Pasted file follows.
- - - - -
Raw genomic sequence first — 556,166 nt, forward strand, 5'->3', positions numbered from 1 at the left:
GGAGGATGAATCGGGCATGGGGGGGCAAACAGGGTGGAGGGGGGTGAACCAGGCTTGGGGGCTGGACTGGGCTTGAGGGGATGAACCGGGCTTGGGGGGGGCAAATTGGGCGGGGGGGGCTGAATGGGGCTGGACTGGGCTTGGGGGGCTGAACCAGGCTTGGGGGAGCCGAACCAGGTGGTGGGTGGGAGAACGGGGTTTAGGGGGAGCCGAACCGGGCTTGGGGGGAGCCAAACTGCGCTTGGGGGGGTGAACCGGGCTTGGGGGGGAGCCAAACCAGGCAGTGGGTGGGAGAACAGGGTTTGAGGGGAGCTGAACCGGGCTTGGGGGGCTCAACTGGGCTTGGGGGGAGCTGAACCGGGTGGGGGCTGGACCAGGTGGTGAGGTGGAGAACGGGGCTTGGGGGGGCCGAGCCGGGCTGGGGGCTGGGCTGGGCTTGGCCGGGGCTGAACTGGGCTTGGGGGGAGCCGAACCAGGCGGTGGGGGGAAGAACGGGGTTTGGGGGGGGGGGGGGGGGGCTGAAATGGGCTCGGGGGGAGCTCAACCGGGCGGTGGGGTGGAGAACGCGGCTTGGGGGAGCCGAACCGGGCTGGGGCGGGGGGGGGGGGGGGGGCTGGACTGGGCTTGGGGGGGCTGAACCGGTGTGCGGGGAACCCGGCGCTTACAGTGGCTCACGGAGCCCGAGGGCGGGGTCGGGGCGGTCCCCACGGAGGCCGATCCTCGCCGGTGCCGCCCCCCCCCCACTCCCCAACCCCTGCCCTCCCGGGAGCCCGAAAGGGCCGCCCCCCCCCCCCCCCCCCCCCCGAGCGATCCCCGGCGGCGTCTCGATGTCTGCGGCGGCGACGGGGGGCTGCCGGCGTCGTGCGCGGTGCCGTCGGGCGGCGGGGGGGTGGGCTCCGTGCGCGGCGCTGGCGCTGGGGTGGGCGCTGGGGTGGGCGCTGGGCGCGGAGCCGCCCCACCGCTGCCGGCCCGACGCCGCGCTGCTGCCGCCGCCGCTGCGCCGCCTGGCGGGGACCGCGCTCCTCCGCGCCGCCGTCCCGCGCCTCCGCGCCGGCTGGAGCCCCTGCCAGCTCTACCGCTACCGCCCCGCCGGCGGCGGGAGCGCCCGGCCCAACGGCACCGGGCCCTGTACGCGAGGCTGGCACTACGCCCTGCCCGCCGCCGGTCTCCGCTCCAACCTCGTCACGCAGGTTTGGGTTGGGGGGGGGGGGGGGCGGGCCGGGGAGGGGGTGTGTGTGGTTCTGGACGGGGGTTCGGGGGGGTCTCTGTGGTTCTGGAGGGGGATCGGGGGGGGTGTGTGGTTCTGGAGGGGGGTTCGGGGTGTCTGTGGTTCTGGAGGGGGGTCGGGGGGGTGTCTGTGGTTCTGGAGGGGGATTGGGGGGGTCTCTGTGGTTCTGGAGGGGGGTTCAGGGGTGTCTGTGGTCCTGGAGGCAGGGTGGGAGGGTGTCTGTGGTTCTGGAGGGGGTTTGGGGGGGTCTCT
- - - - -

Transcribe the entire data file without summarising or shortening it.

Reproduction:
Raw genomic sequence first — 556,166 nt, forward strand, 5'->3', positions numbered from 1 at the left:
GGAGGATGAATCGGGCATGGGGGGGCAAACAGGGTGGAGGGGGGTGAACCAGGCTTGGGGGCTGGACTGGGCTTGAGGGGATGAACCGGGCTTGGGGGGGGCAAATTGGGCGGGGGGGGCTGAATGGGGCTGGACTGGGCTTGGGGGGCTGAACCAGGCTTGGGGGAGCCGAACCAGGTGGTGGGTGGGAGAACGGGGTTTAGGGGGAGCCGAACCGGGCTTGGGGGGAGCCAAACTGCGCTTGGGGGGGTGAACCGGGCTTGGGGGGGAGCCAAACCAGGCAGTGGGTGGGAGAACAGGGTTTGAGGGGAGCTGAACCGGGCTTGGGGGGCTCAACTGGGCTTGGGGGGAGCTGAACCGGGTGGGGGCTGGACCAGGTGGTGAGGTGGAGAACGGGGCTTGGGGGGGCCGAGCCGGGCTGGGGGCTGGGCTGGGCTTGGCCGGGGCTGAACTGGGCTTGGGGGGAGCCGAACCAGGCGGTGGGGGGAAGAACGGGGTTTGGGGGGGGGGGGGGGGGGCTGAAATGGGCTCGGGGGGAGCTCAACCGGGCGGTGGGGTGGAGAACGCGGCTTGGGGGAGCCGAACCGGGCTGGGGCGGGGGGGGGGGGGGGGGCTGGACTGGGCTTGGGGGGGCTGAACCGGTGTGCGGGGAACCCGGCGCTTACAGTGGCTCACGGAGCCCGAGGGCGGGGTCGGGGCGGTCCCCACGGAGGCCGATCCTCGCCGGTGCCGCCCCCCCCCCACTCCCCAACCCCTGCCCTCCCGGGAGCCCGAAAGGGCCGCCCCCCCCCCCCCCCCCCCCCCGAGCGATCCCCGGCGGCGTCTCGATGTCTGCGGCGGCGACGGGGGGCTGCCGGCGTCGTGCGCGGTGCCGTCGGGCGGCGGGGGGGTGGGCTCCGTGCGCGGCGCTGGCGCTGGGGTGGGCGCTGGGGTGGGCGCTGGGCGCGGAGCCGCCCCACCGCTGCCGGCCCGACGCCGCGCTGCTGCCGCCGCCGCTGCGCCGCCTGGCGGGGACCGCGCTCCTCCGCGCCGCCGTCCCGCGCCTCCGCGCCGGCTGGAGCCCCTGCCAGCTCTACCGCTACCGCCCCGCCGGCGGCGGGAGCGCCCGGCCCAACGGCACCGGGCCCTGTACGCGAGGCTGGCACTACGCCCTGCCCGCCGCCGGTCTCCGCTCCAACCTCGTCACGCAGGTTTGGGTTGGGGGGGGGGGGGGGCGGGCCGGGGAGGGGGTGTGTGTGGTTCTGGACGGGGGTTCGGGGGGGTCTCTGTGGTTCTGGAGGGGGATCGGGGGGGGTGTGTGGTTCTGGAGGGGGGTTCGGGGTGTCTGTGGTTCTGGAGGGGGGTCGGGGGGGTGTCTGTGGTTCTGGAGGGGGATTGGGGGGGTCTCTGTGGTTCTGGAGGGGGGTTCAGGGGTGTCTGTGGTCCTGGAGGCAGGGTGGGAGGGTGTCTGTGGTTCTGGAGGGGGTTTGGGGGGGTCTCT